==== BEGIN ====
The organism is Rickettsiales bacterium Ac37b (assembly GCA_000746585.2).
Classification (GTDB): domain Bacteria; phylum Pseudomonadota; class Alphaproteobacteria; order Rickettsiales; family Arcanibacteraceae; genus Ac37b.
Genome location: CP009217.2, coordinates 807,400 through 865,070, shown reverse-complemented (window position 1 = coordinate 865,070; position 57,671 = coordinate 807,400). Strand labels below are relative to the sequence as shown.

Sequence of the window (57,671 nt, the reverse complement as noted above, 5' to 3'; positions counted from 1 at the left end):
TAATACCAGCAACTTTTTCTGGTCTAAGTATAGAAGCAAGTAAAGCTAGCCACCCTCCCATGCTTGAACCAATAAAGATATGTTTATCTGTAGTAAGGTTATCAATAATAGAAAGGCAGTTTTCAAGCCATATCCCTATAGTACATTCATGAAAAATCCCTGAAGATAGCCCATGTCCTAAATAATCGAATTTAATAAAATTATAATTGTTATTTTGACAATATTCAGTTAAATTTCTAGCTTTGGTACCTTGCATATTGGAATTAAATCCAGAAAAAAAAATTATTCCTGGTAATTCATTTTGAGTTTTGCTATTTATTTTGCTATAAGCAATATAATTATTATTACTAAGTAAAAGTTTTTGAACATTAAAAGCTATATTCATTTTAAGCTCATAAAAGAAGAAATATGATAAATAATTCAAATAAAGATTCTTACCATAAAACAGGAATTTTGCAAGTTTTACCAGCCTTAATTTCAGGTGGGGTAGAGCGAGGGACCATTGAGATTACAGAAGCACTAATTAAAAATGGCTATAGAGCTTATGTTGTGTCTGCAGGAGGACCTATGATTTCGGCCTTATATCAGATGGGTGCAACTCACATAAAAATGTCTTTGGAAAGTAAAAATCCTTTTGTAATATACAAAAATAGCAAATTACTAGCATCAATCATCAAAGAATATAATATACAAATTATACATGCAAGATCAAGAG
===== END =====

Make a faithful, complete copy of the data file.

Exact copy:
The organism is Rickettsiales bacterium Ac37b (assembly GCA_000746585.2).
Classification (GTDB): domain Bacteria; phylum Pseudomonadota; class Alphaproteobacteria; order Rickettsiales; family Arcanibacteraceae; genus Ac37b.
Genome location: CP009217.2, coordinates 807,400 through 865,070, shown reverse-complemented (window position 1 = coordinate 865,070; position 57,671 = coordinate 807,400). Strand labels below are relative to the sequence as shown.

Sequence of the window (57,671 nt, the reverse complement as noted above, 5' to 3'; positions counted from 1 at the left end):
TAATACCAGCAACTTTTTCTGGTCTAAGTATAGAAGCAAGTAAAGCTAGCCACCCTCCCATGCTTGAACCAATAAAGATATGTTTATCTGTAGTAAGGTTATCAATAATAGAAAGGCAGTTTTCAAGCCATATCCCTATAGTACATTCATGAAAAATCCCTGAAGATAGCCCATGTCCTAAATAATCGAATTTAATAAAATTATAATTGTTATTTTGACAATATTCAGTTAAATTTCTAGCTTTGGTACCTTGCATATTGGAATTAAATCCAGAAAAAAAAATTATTCCTGGTAATTCATTTTGAGTTTTGCTATTTATTTTGCTATAAGCAATATAATTATTATTACTAAGTAAAAGTTTTTGAACATTAAAAGCTATATTCATTTTAAGCTCATAAAAGAAGAAATATGATAAATAATTCAAATAAAGATTCTTACCATAAAACAGGAATTTTGCAAGTTTTACCAGCCTTAATTTCAGGTGGGGTAGAGCGAGGGACCATTGAGATTACAGAAGCACTAATTAAAAATGGCTATAGAGCTTATGTTGTGTCTGCAGGAGGACCTATGATTTCGGCCTTATATCAGATGGGTGCAACTCACATAAAAATGTCTTTGGAAAGTAAAAATCCTTTTGTAATATACAAAAATAGCAAATTACTAGCATCAATCATCAAAGAATATAATATACAAATTATACATGCAAGATCAAGAG